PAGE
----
The record shows that Reyes partially complied with the requirement to work Saturdays.*fn3 (Reyes Dep. 41.) The sole disciplinary action taken against Reyes for non-compliance was his March 1999 placement on doctor's certification, which required Reyes to provide a doctor's certificate for any further use of sick leave. The action came as a result of Reyes's use of sick leave to attend the Lay Pastor Program on his first four scheduled Saturday workdays. The requirement of documentation for sick leave does not rise to the level of an adverse employment action. O'Dell v. Trans World Entertainment Corp., 153 F. Supp.2d 378, 396-97 (S.D.N.Y. 2001); Nicastro v. Runvon, 60 F. Supp.2d 181, 186 (S.D.N.Y. 1999). Accordingly, because there is no question of material fact that Reyes was not disciplined for his failure to work on Saturdays, he has failed to establish a prima facie case of religious discrimination, and summary judgment is granted to defendant on this claim.

C. National Origin Discrimination

To establish a prima facie case of national origin discrimination, a plaintiff must prove that: (1) he is a member of a protected class; (2) he satisfactorily performed the duties of his position; (3) he was subject to an adverse employment action; and (4) the adverse employment action occurred in circumstances giving rise to an inference of discrimination on the basis of his membership in that class. See Collins v. New York City Transit Authority, 305 F.3d 113, 118 (2d Cir. 2002); St. Mary's Honor Center v. Hicks, 509 U.S. 502, 506, 113 S.Ct. 2742, 125 L.Ed.2d 407 (1993). Once the plaintiff makes out his prima facie case, a presumption of discrimination arises, and the burden of production shifts to the defendant who can rebut the presumption by articulating a legitimate, non-discriminatory reason for the adverse employment action. See McDonnell Douglas Corp. v. Green, 411 U.S. 792, 803, 93 S.Ct. 1817, 36 L.Ed.2d 668 (1973). If the employer makes such a showing, the burden shifts back to the plaintiff to prove that the employer's proffered reason is a pretext for unlawful discrimination. See id.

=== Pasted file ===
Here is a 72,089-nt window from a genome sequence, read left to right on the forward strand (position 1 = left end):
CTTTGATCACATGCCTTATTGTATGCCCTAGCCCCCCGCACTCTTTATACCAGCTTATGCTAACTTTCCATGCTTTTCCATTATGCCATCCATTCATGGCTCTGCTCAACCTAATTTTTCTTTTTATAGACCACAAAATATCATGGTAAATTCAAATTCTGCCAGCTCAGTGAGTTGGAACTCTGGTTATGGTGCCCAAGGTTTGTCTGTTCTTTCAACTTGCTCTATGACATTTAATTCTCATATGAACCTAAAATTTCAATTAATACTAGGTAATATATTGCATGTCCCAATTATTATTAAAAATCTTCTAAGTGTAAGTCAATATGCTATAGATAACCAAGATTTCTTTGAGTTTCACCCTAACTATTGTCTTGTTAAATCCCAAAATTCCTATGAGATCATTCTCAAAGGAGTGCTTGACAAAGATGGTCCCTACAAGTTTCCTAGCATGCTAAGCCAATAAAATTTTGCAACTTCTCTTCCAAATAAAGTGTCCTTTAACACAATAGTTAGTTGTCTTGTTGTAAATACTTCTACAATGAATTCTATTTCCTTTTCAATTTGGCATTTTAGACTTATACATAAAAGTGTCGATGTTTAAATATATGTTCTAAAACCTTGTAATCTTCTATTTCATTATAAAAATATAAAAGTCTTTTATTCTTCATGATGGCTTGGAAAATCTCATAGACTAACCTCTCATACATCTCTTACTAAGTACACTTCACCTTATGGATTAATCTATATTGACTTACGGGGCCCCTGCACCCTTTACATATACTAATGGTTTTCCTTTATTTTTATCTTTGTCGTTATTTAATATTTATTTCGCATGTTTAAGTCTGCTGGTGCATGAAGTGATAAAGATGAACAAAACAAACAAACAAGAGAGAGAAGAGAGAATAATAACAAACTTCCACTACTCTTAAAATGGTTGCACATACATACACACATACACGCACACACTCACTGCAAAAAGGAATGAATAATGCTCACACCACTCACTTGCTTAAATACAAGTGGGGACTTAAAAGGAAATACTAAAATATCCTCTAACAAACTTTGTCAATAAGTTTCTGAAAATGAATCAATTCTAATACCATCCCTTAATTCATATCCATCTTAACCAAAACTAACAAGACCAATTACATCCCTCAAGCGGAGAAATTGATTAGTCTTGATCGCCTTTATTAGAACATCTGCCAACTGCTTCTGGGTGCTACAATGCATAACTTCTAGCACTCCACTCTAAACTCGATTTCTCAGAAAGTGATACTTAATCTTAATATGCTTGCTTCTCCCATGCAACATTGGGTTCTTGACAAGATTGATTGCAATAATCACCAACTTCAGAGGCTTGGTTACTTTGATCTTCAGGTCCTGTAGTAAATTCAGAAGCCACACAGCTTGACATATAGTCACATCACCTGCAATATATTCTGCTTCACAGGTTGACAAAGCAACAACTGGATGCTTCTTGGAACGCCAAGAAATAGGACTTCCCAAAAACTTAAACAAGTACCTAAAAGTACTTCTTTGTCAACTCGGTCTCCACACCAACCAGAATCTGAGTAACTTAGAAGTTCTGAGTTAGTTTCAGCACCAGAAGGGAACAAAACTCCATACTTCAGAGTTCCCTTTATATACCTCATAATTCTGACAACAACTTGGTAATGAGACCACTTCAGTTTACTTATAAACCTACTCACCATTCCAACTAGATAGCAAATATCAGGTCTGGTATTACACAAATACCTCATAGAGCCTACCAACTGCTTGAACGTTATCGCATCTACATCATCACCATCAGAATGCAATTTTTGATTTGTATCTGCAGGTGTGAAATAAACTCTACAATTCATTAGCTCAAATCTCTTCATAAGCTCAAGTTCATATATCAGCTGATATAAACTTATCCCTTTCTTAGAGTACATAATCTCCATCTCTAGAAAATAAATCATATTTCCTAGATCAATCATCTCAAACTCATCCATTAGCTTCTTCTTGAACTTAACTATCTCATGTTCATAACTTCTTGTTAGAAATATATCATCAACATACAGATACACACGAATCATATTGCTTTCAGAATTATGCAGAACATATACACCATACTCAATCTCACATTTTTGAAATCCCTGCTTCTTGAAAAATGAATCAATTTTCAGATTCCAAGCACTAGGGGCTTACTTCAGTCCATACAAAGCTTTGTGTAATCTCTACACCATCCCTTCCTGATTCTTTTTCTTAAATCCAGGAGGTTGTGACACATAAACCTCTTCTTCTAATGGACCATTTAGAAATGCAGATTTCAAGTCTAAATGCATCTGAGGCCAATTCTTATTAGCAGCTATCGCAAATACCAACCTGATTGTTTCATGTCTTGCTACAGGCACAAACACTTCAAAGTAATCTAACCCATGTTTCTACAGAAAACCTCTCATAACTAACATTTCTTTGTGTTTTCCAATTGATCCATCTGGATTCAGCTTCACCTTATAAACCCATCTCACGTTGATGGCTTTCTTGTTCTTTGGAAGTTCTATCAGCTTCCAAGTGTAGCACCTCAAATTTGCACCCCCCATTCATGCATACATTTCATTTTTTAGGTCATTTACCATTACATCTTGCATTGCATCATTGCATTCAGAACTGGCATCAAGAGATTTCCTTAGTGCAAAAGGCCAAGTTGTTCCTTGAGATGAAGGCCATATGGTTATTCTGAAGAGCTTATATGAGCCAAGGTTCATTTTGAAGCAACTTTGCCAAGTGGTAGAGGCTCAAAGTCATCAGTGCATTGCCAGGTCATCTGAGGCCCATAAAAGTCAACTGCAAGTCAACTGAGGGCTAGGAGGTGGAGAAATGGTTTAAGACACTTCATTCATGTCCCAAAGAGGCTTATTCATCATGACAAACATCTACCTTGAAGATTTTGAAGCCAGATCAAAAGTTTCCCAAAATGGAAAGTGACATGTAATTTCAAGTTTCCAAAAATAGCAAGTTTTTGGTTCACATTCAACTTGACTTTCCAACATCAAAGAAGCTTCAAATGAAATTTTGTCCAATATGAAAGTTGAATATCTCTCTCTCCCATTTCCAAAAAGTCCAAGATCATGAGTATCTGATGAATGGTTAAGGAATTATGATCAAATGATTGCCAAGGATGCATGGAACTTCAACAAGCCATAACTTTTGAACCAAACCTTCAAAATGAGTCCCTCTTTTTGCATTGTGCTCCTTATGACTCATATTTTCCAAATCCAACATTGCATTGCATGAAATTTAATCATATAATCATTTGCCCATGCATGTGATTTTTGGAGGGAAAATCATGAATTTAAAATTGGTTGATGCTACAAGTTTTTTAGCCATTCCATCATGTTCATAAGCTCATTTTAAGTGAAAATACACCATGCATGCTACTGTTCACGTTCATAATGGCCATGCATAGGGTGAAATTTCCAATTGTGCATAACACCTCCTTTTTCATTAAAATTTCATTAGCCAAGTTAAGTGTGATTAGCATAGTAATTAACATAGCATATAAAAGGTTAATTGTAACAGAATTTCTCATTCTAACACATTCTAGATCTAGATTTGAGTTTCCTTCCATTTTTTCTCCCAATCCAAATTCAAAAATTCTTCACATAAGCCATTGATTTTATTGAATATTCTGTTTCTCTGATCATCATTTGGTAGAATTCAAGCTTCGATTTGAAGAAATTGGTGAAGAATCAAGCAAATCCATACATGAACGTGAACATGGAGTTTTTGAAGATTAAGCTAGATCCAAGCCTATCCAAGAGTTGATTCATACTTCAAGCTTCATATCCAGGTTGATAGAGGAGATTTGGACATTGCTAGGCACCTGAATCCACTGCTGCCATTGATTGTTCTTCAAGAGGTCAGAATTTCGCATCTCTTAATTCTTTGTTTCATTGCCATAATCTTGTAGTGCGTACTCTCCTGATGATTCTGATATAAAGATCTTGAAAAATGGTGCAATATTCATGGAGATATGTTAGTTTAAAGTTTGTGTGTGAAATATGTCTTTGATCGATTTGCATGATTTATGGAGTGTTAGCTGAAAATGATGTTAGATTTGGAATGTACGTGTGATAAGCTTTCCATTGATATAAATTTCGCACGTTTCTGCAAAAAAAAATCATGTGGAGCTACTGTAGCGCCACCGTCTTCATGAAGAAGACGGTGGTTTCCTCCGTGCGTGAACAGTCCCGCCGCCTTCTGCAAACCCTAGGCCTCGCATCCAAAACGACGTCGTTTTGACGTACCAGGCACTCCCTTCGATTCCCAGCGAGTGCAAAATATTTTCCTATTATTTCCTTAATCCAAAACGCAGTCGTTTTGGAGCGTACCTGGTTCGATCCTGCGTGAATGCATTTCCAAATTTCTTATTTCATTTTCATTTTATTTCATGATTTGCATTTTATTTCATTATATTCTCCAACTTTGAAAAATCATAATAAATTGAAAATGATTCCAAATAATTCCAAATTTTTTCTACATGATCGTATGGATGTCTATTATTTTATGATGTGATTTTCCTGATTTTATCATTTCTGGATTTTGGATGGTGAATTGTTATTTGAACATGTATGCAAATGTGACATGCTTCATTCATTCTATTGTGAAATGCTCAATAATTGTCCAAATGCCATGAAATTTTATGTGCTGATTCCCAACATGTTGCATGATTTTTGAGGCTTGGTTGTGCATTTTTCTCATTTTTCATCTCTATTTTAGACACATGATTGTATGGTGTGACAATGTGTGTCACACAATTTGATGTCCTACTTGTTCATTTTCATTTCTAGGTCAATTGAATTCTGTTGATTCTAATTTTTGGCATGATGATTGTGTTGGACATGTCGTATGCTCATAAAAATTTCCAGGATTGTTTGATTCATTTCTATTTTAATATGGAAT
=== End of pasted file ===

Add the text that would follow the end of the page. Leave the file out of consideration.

Reyes has satisfied the first two prongs of a prima facie case; he is a Hispanic of Puerto Rican descent, and he received satisfactory job evaluations while working at Queens Aftercare. As discussed previously, the sole adverse action that Reyes alleged in his EEOC claim (or was reasonably related to the allegations in his EEOC claim) with respect to national origin discrimination is OCFS's denial of his request for religious accommodation. As Reyes suffered no material consequences from that denial, it cannot constitute an adverse employment action.*fn4 Even if, arguendo, the failure to accommodate Reyes could be established as an adverse action, plaintiff fails to establish circumstances that give rise to an inference of discrimination. Reyes's sole proffer on this point is OCFS's granting of a Saturday accommodation to Reynolds, a non-Hispanic employee. However, Reynolds and Reyes were not equally situated because Reynolds, as a supervisor, had different job responsibilities that made it less burdensome for OCFS to accommodate her religious practices.*fn5 Therefore, summary judgment is appropriate on the claim of national origin discrimination.

D. Retaliation

Finally, Reyes claims that OCFS retaliated against him for his complaints about religious and national origin discrimination. The burden-shifting scheme for a retaliation claim is similar to that for a claim of national origin discrimination. First, the plaintiff must demonstrate a prima facie case of retaliation. Then the defendant must point to evidence of a legitimate non-retaliatory reason for the complained of action. If the defendant meets its burden, plaintiff must "demonstrate that there is sufficient potential proof for a reasonable jury to find the proffered legitimate reason merely a pretext for impermissible retaliation." Gallagher v. Delaney, 139 F.3d 338, 349 (2d Cir. 1998). "To make out a prima facie case of retaliation, plaintiff must show: (1) participation in a protected activity known to the defendant; (2) an employment action disadvantaging the plaintiff, and (3) a casual connection between the protected activity and the adverse employment action." Id. Because the plaintiff's evidence does not support all elements of a prima facie case of retaliation, summary judgment is granted on this claim as well.

To prove that he engaged in protected activity, the plaintiff need not establish that the conduct he opposed was in fact a violation of Title VII, but rather that he had a "good faith, reasonable belief that the underlying challenged actions of the employer violated the law." Manoharan v. Columbia University College of Physicians & Surgeons, 842 F.2d 590, 593 (2d Cir. 1988). Here, Reyes alleges that he was retaliated against for his opposition to OCFS's denial of his request for religious accommodation.*fn6 As there is no evidence that shows that Reyes did not have a good faith belief that the action was discriminatory, he satisfies the first prong.